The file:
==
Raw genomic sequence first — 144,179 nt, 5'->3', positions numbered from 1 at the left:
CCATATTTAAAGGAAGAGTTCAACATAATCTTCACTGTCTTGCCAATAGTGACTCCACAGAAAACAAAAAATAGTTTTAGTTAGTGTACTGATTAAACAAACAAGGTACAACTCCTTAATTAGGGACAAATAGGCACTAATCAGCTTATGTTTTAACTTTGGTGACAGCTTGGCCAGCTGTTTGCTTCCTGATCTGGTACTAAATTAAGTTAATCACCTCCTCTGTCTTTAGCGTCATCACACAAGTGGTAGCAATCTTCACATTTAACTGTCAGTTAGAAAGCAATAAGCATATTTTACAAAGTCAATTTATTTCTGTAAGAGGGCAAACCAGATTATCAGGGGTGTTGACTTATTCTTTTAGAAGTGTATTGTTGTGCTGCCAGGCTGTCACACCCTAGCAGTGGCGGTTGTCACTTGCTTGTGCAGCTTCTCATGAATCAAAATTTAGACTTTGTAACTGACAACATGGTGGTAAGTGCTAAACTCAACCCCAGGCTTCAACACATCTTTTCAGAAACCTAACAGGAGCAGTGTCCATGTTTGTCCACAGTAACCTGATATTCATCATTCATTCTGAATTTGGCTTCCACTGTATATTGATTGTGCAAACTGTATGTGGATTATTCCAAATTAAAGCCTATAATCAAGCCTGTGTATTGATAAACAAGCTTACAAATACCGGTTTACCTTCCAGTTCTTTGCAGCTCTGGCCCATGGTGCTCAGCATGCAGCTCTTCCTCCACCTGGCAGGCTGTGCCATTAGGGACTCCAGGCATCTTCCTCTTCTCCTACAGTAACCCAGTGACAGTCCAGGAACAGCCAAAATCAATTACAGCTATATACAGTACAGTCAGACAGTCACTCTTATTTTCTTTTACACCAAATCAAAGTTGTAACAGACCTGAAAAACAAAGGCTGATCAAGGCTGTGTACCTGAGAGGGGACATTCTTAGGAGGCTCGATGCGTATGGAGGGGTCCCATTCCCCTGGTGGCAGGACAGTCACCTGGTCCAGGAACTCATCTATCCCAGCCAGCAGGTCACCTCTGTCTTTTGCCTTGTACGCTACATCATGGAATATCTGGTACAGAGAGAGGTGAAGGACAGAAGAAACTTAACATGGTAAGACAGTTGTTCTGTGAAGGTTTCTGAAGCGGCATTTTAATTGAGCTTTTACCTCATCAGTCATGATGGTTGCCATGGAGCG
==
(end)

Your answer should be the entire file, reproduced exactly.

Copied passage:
Raw genomic sequence first — 144,179 nt, 5'->3', positions numbered from 1 at the left:
CCATATTTAAAGGAAGAGTTCAACATAATCTTCACTGTCTTGCCAATAGTGACTCCACAGAAAACAAAAAATAGTTTTAGTTAGTGTACTGATTAAACAAACAAGGTACAACTCCTTAATTAGGGACAAATAGGCACTAATCAGCTTATGTTTTAACTTTGGTGACAGCTTGGCCAGCTGTTTGCTTCCTGATCTGGTACTAAATTAAGTTAATCACCTCCTCTGTCTTTAGCGTCATCACACAAGTGGTAGCAATCTTCACATTTAACTGTCAGTTAGAAAGCAATAAGCATATTTTACAAAGTCAATTTATTTCTGTAAGAGGGCAAACCAGATTATCAGGGGTGTTGACTTATTCTTTTAGAAGTGTATTGTTGTGCTGCCAGGCTGTCACACCCTAGCAGTGGCGGTTGTCACTTGCTTGTGCAGCTTCTCATGAATCAAAATTTAGACTTTGTAACTGACAACATGGTGGTAAGTGCTAAACTCAACCCCAGGCTTCAACACATCTTTTCAGAAACCTAACAGGAGCAGTGTCCATGTTTGTCCACAGTAACCTGATATTCATCATTCATTCTGAATTTGGCTTCCACTGTATATTGATTGTGCAAACTGTATGTGGATTATTCCAAATTAAAGCCTATAATCAAGCCTGTGTATTGATAAACAAGCTTACAAATACCGGTTTACCTTCCAGTTCTTTGCAGCTCTGGCCCATGGTGCTCAGCATGCAGCTCTTCCTCCACCTGGCAGGCTGTGCCATTAGGGACTCCAGGCATCTTCCTCTTCTCCTACAGTAACCCAGTGACAGTCCAGGAACAGCCAAAATCAATTACAGCTATATACAGTACAGTCAGACAGTCACTCTTATTTTCTTTTACACCAAATCAAAGTTGTAACAGACCTGAAAAACAAAGGCTGATCAAGGCTGTGTACCTGAGAGGGGACATTCTTAGGAGGCTCGATGCGTATGGAGGGGTCCCATTCCCCTGGTGGCAGGACAGTCACCTGGTCCAGGAACTCATCTATCCCAGCCAGCAGGTCACCTCTGTCTTTTGCCTTGTACGCTACATCATGGAATATCTGGTACAGAGAGAGGTGAAGGACAGAAGAAACTTAACATGGTAAGACAGTTGTTCTGTGAAGGTTTCTGAAGCGGCATTTTAATTGAGCTTTTACCTCATCAGTCATGATGGTTGCCATGGAGCG